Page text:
BRAWLEY – The legacy of Cesar Chavez continues on through a high school named after him, which has branched out from central California all the way down to Imperial County.

Farmworkers Institute of Education Leadership and Development (FIELD), is a program which is operated through EPIC de Cesar Chavez High School of Tehachapi, California, a charter high school located midway between Bakersfield and Lancaster, California. FIELD is an education program which aids adults looking to earn their high school diploma.

“Students are taught in a traditional school setting, with instructors who understand both their cultural background and academic struggles,” FIELD’s website,, reads. “Curriculum delivery is intensive and aligned with California State Standards.”

FIELD/EPIC de Cesar Chavez High School operates in twenty locations throughout California – from Sacramento to Brawley – serving students through in-person classes and distance education, according to the website.

Monika Galvez-Lua, FIELD Regional Manager for the South, said EPIC de Cesar Chavez focuses on aiding the underserved, “those people that have difficulties going to a campus.”

“Most of the people we serve have either have gone to other schools and have dropped out, or they just didn’t have the opportunity to finish high school,” she said, “so earning a diploma means more to them.”

Galvez-Lua said the students “are asked to take rigorous classes” which cover all high school subjects. Each student are encouraged to complete the classes within two years “but that doesn’t mean that student can’t stay longer,” she said.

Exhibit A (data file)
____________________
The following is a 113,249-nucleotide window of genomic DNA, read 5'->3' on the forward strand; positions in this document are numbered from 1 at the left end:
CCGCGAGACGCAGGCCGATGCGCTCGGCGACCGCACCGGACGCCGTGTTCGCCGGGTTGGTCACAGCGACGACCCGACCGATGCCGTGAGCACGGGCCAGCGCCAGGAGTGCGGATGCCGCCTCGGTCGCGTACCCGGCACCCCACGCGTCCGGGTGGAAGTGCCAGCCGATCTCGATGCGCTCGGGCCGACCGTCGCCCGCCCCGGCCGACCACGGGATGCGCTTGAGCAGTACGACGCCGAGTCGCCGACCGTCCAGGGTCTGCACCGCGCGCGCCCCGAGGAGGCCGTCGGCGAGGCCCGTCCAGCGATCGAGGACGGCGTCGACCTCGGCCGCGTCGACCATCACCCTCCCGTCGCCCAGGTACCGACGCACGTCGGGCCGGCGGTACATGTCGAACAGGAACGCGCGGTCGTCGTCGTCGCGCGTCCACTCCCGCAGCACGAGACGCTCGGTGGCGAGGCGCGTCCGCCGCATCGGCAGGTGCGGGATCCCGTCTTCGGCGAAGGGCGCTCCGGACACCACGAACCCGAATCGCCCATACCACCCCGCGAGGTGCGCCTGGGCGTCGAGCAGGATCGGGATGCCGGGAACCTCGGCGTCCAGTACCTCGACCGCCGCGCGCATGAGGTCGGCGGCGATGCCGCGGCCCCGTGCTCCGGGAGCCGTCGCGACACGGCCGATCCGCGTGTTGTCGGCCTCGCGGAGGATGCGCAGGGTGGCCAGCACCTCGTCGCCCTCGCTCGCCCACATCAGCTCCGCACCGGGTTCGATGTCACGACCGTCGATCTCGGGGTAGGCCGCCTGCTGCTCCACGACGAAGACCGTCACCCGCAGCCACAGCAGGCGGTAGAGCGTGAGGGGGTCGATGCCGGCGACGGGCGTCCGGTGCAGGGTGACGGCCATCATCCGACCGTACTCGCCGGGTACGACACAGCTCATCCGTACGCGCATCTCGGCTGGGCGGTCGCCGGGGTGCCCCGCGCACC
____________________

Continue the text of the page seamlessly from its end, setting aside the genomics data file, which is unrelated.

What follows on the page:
Galvez-Lua said unlike earning a GED, FIELD’s high school diploma must be obtained through class attendance, in-class work, and homework like traditional US schools.

“We try to do it more at the student’s pace because we have in mind that most of the students that we serve are parents, have a job, and have other things going on in life, so we try to provide our programs in the time slots that they are available,” Galvez-Lua said.

“It’s not a GED, it’s an actual high school diploma,” she said. “We do have a graduation every June.” Galvez-Lua said students must earn 180 credits to graduate from the program.

Contrary to the FIELD name, Galvez-Lua said the adult classes are not exclusive to those in agriculture.

“People think that because it has the word ‘FIELD’ or ‘farmworker’ that it applies only to them, but no,” she said. “Our classes are open to everyone who is 18 years old or older who are looking to get their diploma.”

“We do have younger students who were taking care of their children and were unable to complete (high school) … so it's exciting to be able to help them keep moving forward, and then we have our (older) adult students,” said Brawley FIELD/EPIC instructor Frances Tabarez.

The FIELD program is only about six months old in Brawley, with classes being taught on the Gateway Church of Brawley campus on Highway 86 near Legion Road, Tabarez said.

“Everyone here has a story but it's exciting to see that even though they've had their struggles, they're here again ready to try and push through and do better for themselves, for their families, and for their grandchildren,” she said, “so it's nice to be a part of that.”